Eliminating Preventable, Hemorrhage-Related Maternal Mortality and Morbidity

Journal of Obstetric Gynecologic & Neonatal Nursing (Impact Factor: 1.02). 04/2012; 41(4):529-30. DOI: 10.1111/j.1552-6909.2012.01371.x
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    ABSTRACT: We sought to determine preventability for cases of obstetric hemorrhage, identify preventable factors, and compare differences between levels of hospital. We retrospectively reviewed a 1-year cohort of severe and near-miss obstetric hemorrhage in an urban perinatal network. An expert panel, using a validated preventability model, reviewed all cases. Preventability and distribution of preventability factors were compared between levels of hospital care. Sixty-three severe and near-miss obstetric hemorrhage cases were identified from 11 hospitals; 54% were deemed potentially preventable. Overall preventability was not statistically different by level of hospital, and 88% were provider related. The only treatment-related preventability factors were significantly different between levels of hospital and significantly less common in level III hospitals (p < 0.01). The majority of obstetric hemorrhage was preventable. The most common potentially preventable factor was provider treatment error, and this was significantly more common in level II hospitals. New interventions should be focused on decreasing providers' treatment errors.
    American Journal of Perinatology 06/2011; 28(10):753-60. DOI:10.1055/s-0031-1280856 · 1.91 Impact Factor
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    ABSTRACT: We sought to determine whether differences in the prevalences of 5 specific pregnancy complications or differences in case fatality rates for those complications explained the disproportionate risk of pregnancy-related mortality for Black women compared with White women in the United States. We used national data sets to calculate prevalence and case-fatality rates among Black and White women for preeclampsia, eclampsia, abruptio placentae, placenta previa, and postpartum hemorrhage for the years 1988 to 1999. Black women did not have significantly greater prevalence rates than White women. However, Black women with these conditions were 2 to 3 times more likely to die from them than were White women. Higher pregnancy-related mortality among Black women from preeclampsia, eclampsia, abruptio placentae, placenta previa, and postpartum hemorrhage is largely attributable to higher case-fatality rates. Reductions in case-fatality rates may be made by defining more precisely the mechanisms that affect complication severity and risk of death, including complex interactions of biology and health services, and then applying this knowledge in designing interventions that improve pregnancy-related outcomes.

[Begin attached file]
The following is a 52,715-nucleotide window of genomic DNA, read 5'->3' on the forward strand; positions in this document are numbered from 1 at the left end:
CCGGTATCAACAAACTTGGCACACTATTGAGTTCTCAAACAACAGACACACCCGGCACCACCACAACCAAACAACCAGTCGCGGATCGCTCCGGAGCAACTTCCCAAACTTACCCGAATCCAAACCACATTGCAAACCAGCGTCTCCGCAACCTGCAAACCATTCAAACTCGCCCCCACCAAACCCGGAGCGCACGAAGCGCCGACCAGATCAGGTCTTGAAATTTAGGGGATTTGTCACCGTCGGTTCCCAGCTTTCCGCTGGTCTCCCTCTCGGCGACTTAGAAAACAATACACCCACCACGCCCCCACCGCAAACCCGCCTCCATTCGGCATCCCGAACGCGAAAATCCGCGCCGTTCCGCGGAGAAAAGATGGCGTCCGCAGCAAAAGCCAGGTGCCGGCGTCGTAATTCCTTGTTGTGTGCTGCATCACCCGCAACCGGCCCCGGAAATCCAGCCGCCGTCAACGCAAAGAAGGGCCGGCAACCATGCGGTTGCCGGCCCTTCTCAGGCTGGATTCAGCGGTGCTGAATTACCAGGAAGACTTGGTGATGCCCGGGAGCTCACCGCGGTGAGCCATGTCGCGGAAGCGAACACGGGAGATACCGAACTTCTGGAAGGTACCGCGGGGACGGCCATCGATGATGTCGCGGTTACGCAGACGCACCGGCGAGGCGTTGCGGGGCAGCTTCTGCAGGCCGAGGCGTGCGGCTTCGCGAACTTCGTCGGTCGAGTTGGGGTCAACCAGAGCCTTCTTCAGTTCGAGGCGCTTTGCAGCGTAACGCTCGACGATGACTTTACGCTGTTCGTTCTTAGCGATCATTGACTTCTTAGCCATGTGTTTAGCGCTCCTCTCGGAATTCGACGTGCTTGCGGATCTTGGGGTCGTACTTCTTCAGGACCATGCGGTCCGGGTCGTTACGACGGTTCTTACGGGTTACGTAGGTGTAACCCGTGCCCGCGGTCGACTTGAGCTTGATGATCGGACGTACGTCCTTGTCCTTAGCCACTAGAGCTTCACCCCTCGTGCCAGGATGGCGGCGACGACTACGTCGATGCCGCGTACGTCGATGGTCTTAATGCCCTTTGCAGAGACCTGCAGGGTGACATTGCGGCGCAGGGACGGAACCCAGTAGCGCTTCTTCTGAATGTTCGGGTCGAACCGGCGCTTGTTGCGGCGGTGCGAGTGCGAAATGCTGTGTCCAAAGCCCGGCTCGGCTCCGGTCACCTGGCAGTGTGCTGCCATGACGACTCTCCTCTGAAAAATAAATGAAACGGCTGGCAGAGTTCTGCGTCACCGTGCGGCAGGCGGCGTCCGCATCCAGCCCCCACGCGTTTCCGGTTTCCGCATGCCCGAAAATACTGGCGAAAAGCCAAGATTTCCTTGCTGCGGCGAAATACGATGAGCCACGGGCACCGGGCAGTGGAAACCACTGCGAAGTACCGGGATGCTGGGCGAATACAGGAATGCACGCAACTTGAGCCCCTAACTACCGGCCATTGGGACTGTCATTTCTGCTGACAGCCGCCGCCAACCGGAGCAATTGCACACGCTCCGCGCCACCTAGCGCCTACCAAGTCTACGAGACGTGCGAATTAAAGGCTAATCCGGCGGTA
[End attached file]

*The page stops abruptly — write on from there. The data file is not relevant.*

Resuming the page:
American Journal of Public Health 03/2007; 97(2):247-51. DOI:10.2105/AJPH.2005.072975 · 4.55 Impact Factor
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    ABSTRACT: To evaluate the distribution of births among United States (U.S.) hospitals in 2008 as part of the background for the Association of Women's Health, Obstetric and Neonatal Nurses' Guidelines for Professional Registered Nurse Staffing for Perinatal Units. Descriptive analysis of birth volumes in U.S. hospitals using American Hospital Association Annual Survey: 2008. U.S. hospitals providing obstetric (OB) services were identified based on information in any of three fields: OB services, OB beds, or number of births. Data were verified via telephone and/or website for the top 100 hospitals based on volume, hospitals with "Healthcare System" as part of their names, hospitals reporting births but no OB service, and hospitals reporting <100 births. Hospitals with <100 births were queried regarding nurse staffing. Descriptive statistics were used to analyze data. Approximately 3,265 U.S. hospitals offered OB services in 2008. The top 500 hospitals based on volume (15.3%) accounted for almost one half (47.4%) of births, the top 1,000 for 69.2%, and the remaining 2,265 for 30.8%. Fourteen percent of hospitals with <100 births in 2008 reported discontinuing OB services in 2010, in part due to lack of physician coverage and costs. Most hospitals (n=159, 72.3%) with <100 births routinely maintained two OB-skilled nurses in-house in 2010. U.S. births are unevenly distributed among hospitals; 15% have a disproportionate share of nearly one half of all births. Most hospitals (69.4%) are operating medium- to small-volume OB units. Most hospitals (72.3%) with <100 births annually reported currently meeting minimum staffing guidelines.
    Journal of Obstetric Gynecologic & Neonatal Nursing 06/2011; 40(4):432-9. DOI:10.1111/j.1552-6909.2011.01262.x · 1.02 Impact Factor


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